ndsu spectrum: movie Review
Shyamalan’s latest casts an unbreakable spell
By JOHN HANSEN
Dec. 1, 2000
There have been movies about superheroes before. There have been movies exploring the origins of superheroes. There have been movies about seemingly normal people who reluctantly become superheroes.
“Unbreakable” is about all of these things. It is by no means groundbreaking. If you were to read through the script, you’d find nothing remarkable.
But, of course, “Unbreakable” is not about original ideas, although writer-director-producer M. Night Shyamalan is certainly original. He tells conventional tales in decidedly unique manner, smothering them with somber visuals and moody music. What would “The Sixth Sense” be without the twist at the end and the layers of subtle clues? A standard, and rather boring, ghost story.
The slow-as-molasses pacing and subtle visual clues that characterized “The Sixth Sense” are back in “Unbreakable,” as is the mind-shattering twist at the end. Generally, there’s nothing I despise more than a pretentious, overlong film that banks on its music and visuals to get an Oscar nod (“The Cider House Rules”) or a film built around a shock ending (“The Usual Suspects”). “Unbreakable” unfolds at a pace so deliberate it makes “The X-Files” look like a Jerry Bruckheimer production. However, it casts such a mesmerizing spell that you can’t help but forgive it.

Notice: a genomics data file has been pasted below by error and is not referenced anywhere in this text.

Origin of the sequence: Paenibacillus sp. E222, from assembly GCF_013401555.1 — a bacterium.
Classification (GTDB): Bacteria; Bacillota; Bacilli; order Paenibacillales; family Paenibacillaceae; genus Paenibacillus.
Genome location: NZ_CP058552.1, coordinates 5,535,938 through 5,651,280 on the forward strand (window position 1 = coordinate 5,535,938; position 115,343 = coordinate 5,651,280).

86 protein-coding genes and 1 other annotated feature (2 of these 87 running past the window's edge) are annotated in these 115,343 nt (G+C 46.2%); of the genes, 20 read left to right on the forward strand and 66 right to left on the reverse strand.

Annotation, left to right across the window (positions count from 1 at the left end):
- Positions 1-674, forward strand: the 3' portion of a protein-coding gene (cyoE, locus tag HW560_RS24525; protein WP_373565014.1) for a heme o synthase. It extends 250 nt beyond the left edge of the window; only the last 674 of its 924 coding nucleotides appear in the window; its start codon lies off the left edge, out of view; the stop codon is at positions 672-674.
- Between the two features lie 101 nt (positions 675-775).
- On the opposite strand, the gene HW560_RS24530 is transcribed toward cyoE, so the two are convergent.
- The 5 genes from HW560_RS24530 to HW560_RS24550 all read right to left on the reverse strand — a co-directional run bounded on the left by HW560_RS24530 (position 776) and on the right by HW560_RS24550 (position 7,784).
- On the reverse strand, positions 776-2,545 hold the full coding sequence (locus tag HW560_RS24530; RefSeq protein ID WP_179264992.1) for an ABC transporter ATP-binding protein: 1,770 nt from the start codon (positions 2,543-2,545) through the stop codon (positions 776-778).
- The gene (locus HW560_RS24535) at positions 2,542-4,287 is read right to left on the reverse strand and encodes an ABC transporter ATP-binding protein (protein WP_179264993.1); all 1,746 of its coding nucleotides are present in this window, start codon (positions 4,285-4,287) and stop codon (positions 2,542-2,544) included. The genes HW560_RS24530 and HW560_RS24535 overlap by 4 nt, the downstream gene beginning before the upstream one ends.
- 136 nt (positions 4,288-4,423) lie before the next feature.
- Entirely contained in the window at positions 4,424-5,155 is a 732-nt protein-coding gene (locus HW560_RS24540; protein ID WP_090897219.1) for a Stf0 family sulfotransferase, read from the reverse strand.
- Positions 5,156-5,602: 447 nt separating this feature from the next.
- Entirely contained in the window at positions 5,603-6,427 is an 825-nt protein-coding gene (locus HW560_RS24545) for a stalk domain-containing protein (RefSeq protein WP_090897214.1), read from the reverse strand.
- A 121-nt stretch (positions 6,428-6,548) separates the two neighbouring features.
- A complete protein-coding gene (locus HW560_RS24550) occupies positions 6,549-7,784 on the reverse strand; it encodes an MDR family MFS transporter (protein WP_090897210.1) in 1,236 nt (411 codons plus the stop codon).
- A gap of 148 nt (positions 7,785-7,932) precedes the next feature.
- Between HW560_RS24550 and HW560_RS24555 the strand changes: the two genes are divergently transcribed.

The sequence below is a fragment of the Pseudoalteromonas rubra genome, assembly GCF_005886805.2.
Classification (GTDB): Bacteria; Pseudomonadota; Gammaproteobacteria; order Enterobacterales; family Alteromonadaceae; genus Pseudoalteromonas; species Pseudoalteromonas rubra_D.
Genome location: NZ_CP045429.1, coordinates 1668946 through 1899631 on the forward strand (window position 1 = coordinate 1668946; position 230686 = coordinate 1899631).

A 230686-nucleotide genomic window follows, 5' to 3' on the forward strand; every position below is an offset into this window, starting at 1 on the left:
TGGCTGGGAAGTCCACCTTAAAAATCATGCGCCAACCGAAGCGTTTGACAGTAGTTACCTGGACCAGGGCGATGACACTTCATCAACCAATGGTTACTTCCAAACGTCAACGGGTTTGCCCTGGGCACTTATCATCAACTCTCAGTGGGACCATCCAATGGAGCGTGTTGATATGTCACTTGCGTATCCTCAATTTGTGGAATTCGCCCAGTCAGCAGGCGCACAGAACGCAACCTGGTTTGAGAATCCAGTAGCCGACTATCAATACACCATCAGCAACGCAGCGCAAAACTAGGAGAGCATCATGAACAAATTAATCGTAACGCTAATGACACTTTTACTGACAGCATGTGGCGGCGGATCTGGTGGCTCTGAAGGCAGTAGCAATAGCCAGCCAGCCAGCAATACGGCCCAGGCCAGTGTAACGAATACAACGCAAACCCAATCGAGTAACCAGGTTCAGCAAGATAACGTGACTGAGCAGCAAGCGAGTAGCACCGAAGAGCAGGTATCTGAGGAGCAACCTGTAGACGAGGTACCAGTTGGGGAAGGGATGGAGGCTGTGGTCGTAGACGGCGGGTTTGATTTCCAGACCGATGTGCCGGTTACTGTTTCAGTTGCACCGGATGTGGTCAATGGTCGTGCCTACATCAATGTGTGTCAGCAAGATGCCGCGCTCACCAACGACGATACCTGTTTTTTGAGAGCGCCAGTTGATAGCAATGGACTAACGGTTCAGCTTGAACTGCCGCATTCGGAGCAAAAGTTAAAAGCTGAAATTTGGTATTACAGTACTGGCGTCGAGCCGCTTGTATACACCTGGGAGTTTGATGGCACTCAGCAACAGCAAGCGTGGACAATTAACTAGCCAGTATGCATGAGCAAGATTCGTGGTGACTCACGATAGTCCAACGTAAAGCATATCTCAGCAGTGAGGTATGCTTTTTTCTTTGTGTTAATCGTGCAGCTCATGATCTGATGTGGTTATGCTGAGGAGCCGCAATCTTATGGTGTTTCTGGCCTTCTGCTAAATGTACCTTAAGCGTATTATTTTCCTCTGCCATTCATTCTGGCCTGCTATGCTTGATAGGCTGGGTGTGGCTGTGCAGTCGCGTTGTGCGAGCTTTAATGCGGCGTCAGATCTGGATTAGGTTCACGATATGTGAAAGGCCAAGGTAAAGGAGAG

“Unbreakable” is a suspense film set in the fantasy genre, not horror, but somehow it’s even more creepy than “The Sixth Sense.” Two moody opening segments introduce us to the characters: David Dunn (Bruce Willis) is the sole survivor of a train wreck; while everyone else was killed, he doesn’t have a scratch on him. Elijah Price (Samuel L. Jackson, delivering a sympathetic performance) is a comic book art dealer with a condition that makes his bones extremely fragile.
Elijah poses the theory that David is at the opposite end of the spectrum from him: he is unbreakable. In classic reluctant hero fashion, David – a stadium security guard struggling through a separation with his wife — shrugs off the suggestion.
Perhaps the neatest insight into Shyamalan offered here is that he’s apparently a big comic book afficianado. Not that anyone will confuse him with Kevin Smith, but it’s always nice to see an underappreciated art form get its due. One standout scene features Elijah discussing a print with a customer at his Limited Edition gallery. When he learns that the man is shopping for his four-year old son, Elijah can hardly contain his rage: “Does this look like a toy store? It’s an art gallery.”
What really makes “Unbreakable” work is the mood. The contrast of gritty middle class working man David with the fantastical theories posed by Elijah is brought out in the visuals — muted grays contrasting with bright purples and oranges. The symbolism and the story clues are one and same in this movie, so keep a sharp eye and an open mind.
Don’t worry, Shyamalan will give you plenty of time to mull it over.
Starring: Bruce Willis, Samuel L. Jackson, Robin Wright, Spencer Treat Clark
Written by: M. Night Shyamalan
Director: M. Night Shyamalan